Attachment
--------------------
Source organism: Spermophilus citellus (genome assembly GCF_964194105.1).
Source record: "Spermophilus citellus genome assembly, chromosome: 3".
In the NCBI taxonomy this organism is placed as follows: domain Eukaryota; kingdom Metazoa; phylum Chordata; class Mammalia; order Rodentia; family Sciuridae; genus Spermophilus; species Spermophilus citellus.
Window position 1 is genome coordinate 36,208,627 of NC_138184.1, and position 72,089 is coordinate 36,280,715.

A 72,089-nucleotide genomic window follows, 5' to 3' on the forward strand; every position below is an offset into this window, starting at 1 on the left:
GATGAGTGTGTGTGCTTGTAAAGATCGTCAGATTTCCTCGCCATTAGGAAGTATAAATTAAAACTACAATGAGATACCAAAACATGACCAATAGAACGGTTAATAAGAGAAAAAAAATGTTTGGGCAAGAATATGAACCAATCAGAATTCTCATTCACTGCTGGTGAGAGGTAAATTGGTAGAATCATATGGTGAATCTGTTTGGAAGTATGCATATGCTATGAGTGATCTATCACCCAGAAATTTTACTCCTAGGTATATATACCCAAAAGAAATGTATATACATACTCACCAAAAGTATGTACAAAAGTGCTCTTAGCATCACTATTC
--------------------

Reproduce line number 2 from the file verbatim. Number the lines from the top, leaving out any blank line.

Source record: "Spermophilus citellus genome assembly, chromosome: 3".